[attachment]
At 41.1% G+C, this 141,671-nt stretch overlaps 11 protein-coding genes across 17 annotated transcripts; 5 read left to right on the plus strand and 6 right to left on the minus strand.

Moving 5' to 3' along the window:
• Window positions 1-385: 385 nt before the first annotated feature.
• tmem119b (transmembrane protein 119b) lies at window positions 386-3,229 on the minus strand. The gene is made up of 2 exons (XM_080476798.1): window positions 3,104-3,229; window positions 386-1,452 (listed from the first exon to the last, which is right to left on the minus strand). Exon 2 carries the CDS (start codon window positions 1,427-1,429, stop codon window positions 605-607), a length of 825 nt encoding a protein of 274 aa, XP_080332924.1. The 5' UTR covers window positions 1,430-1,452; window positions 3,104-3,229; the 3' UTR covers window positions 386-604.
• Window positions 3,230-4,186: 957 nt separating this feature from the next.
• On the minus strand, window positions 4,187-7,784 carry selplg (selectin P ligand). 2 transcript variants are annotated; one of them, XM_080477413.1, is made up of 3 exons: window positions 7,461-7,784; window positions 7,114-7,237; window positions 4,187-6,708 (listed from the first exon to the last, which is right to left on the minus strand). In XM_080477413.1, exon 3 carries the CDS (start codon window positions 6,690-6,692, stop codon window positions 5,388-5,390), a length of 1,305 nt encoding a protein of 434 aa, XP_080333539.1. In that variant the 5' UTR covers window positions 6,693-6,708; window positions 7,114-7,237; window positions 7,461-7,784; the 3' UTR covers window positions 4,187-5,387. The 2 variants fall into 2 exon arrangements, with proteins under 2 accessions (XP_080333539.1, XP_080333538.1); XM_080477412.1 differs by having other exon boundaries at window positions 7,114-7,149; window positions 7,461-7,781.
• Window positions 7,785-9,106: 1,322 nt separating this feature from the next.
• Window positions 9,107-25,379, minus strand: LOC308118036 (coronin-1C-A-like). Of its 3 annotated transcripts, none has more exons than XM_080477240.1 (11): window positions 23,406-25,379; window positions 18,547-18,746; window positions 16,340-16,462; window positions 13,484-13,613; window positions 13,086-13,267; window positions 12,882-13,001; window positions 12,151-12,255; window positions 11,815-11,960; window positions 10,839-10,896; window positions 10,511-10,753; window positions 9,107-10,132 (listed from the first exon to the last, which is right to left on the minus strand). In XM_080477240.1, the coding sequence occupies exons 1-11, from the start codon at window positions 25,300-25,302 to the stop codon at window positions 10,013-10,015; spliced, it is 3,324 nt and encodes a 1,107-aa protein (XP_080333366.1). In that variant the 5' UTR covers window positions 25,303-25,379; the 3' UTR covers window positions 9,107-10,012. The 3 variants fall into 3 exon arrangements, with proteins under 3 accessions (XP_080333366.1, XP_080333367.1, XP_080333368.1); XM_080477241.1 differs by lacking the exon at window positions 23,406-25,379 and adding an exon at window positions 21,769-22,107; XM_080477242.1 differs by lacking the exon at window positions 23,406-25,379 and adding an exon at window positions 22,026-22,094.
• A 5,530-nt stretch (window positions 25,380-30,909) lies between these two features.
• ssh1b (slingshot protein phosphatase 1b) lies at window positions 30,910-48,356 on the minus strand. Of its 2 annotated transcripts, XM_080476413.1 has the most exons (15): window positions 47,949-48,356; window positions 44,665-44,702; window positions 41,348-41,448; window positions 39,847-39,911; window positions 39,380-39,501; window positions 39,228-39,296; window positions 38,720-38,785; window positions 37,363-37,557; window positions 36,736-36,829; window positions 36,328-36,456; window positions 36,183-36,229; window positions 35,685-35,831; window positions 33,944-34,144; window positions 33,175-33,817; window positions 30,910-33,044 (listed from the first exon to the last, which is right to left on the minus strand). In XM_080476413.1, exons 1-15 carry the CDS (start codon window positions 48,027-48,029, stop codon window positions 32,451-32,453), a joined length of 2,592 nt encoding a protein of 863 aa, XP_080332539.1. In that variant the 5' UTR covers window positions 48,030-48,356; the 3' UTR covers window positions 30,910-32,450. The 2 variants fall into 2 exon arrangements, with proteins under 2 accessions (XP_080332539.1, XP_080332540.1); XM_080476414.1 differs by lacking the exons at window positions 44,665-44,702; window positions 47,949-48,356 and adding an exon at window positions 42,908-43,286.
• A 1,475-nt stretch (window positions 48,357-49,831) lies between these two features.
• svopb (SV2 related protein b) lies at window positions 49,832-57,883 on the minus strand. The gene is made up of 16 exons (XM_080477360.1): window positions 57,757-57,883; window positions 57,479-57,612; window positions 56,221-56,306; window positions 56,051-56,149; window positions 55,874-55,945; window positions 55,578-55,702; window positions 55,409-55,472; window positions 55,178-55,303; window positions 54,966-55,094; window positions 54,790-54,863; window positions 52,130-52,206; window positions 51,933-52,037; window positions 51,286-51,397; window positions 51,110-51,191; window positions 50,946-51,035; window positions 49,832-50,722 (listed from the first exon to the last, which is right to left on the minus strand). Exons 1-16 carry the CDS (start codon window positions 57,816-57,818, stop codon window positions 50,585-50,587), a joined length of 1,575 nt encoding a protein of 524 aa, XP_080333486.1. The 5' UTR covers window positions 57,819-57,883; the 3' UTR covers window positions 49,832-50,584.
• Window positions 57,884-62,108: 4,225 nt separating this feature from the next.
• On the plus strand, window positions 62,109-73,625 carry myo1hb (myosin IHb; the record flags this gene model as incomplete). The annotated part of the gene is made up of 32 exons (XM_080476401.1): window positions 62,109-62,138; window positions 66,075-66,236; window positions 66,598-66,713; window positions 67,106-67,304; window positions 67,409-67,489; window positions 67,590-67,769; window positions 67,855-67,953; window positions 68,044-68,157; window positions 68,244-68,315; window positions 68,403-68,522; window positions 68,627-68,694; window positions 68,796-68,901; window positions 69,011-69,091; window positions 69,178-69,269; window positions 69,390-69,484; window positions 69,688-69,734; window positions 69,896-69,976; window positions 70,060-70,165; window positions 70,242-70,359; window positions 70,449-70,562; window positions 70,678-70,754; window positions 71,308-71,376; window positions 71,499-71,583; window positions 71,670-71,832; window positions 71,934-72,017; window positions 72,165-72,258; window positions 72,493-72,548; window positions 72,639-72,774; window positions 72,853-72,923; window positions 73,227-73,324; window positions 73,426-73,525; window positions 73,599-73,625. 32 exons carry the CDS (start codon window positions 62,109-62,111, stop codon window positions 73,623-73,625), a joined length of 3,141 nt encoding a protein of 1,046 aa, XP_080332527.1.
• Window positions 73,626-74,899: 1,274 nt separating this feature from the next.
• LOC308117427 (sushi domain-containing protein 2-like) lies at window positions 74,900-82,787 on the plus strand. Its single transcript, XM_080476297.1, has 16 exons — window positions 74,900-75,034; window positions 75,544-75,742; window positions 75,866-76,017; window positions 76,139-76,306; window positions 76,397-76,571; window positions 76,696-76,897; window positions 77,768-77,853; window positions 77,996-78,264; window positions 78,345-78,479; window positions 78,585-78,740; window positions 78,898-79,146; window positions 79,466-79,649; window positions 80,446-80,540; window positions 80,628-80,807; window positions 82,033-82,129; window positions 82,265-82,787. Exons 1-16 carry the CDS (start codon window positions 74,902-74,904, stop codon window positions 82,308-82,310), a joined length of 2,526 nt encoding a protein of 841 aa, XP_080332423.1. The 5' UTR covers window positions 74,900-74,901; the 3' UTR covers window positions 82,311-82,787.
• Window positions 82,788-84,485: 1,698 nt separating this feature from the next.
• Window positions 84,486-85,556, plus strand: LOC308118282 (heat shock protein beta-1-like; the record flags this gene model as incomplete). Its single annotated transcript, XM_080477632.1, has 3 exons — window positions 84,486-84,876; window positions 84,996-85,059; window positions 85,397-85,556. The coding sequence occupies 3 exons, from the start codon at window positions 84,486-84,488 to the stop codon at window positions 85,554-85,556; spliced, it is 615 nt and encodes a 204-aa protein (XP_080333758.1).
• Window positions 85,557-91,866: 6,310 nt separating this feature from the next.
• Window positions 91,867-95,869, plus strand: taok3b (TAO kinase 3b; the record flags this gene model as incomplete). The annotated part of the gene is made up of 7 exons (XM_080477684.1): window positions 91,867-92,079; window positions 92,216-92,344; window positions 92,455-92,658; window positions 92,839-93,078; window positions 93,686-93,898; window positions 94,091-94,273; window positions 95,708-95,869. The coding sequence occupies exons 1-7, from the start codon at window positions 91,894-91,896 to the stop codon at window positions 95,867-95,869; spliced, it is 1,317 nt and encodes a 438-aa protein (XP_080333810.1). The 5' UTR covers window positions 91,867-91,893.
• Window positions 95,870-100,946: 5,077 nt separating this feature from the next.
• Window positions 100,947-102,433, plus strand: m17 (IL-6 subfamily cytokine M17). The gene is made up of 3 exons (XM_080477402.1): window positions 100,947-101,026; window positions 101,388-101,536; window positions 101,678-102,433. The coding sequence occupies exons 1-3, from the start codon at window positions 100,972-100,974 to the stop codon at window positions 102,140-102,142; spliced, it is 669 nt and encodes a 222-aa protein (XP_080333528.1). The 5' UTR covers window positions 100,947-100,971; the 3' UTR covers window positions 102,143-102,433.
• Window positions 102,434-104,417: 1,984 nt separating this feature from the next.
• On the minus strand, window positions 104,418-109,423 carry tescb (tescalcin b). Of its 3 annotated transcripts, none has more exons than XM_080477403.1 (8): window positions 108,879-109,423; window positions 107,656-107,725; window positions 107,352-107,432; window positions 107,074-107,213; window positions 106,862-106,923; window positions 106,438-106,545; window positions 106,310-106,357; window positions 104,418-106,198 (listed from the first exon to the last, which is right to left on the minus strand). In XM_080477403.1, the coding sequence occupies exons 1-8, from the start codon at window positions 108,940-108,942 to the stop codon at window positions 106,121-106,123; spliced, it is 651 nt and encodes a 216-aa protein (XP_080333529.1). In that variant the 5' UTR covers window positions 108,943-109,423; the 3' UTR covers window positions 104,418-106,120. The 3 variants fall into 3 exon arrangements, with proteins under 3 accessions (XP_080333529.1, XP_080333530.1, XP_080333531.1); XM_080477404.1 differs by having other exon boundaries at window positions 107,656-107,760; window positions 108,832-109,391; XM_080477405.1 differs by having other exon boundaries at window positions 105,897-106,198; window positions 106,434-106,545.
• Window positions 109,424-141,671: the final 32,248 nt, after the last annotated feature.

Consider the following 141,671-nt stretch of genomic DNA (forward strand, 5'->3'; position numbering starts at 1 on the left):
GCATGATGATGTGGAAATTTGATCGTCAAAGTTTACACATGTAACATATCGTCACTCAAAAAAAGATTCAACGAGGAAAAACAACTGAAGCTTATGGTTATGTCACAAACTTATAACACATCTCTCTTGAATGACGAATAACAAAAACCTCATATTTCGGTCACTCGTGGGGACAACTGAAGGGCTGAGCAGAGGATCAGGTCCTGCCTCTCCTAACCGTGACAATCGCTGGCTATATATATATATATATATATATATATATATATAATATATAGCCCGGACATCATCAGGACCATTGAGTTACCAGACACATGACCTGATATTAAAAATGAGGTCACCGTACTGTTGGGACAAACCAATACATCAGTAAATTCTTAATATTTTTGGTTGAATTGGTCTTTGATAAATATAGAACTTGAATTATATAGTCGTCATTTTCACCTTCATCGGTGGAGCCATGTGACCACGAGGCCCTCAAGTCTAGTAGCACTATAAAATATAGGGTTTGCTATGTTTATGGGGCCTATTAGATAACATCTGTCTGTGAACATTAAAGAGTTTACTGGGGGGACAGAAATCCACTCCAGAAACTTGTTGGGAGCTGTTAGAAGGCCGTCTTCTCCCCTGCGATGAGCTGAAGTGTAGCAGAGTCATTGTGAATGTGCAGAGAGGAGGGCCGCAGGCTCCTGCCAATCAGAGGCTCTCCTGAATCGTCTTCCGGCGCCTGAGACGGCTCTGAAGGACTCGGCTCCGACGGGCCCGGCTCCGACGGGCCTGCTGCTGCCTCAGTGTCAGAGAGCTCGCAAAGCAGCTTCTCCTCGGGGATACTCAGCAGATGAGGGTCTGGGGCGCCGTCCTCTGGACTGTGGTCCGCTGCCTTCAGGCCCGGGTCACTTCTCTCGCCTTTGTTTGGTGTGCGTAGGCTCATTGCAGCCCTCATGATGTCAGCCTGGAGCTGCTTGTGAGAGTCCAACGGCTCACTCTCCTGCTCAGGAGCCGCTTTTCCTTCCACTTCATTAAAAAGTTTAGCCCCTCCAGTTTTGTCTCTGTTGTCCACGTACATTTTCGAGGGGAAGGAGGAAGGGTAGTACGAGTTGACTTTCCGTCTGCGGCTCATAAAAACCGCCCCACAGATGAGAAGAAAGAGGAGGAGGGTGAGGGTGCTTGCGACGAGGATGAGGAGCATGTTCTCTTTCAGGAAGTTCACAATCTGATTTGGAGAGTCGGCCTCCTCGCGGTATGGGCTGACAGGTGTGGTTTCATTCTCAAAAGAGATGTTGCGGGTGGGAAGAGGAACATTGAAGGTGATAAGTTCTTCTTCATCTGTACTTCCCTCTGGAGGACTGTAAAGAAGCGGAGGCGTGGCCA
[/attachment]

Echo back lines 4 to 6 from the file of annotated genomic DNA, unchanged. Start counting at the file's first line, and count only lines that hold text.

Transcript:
• tmem119b (transmembrane protein 119b) lies at window positions 386-3,229 on the minus strand. The gene is made up of 2 exons (XM_080476798.1): window positions 3,104-3,229; window positions 386-1,452 (listed from the first exon to the last, which is right to left on the minus strand). Exon 2 carries the CDS (start codon window positions 1,427-1,429, stop codon window positions 605-607), a length of 825 nt encoding a protein of 274 aa, XP_080332924.1. The 5' UTR covers window positions 1,430-1,452; window positions 3,104-3,229; the 3' UTR covers window positions 386-604.
• Window positions 3,230-4,186: 957 nt separating this feature from the next.
• On the minus strand, window positions 4,187-7,784 carry selplg (selectin P ligand). 2 transcript variants are annotated; one of them, XM_080477413.1, is made up of 3 exons: window positions 7,461-7,784; window positions 7,114-7,237; window positions 4,187-6,708 (listed from the first exon to the last, which is right to left on the minus strand). In XM_080477413.1, exon 3 carries the CDS (start codon window positions 6,690-6,692, stop codon window positions 5,388-5,390), a length of 1,305 nt encoding a protein of 434 aa, XP_080333539.1. In that variant the 5' UTR covers window positions 6,693-6,708; window positions 7,114-7,237; window positions 7,461-7,784; the 3' UTR covers window positions 4,187-5,387. The 2 variants fall into 2 exon arrangements, with proteins under 2 accessions (XP_080333539.1, XP_080333538.1); XM_080477412.1 differs by having other exon boundaries at window positions 7,114-7,149; window positions 7,461-7,781.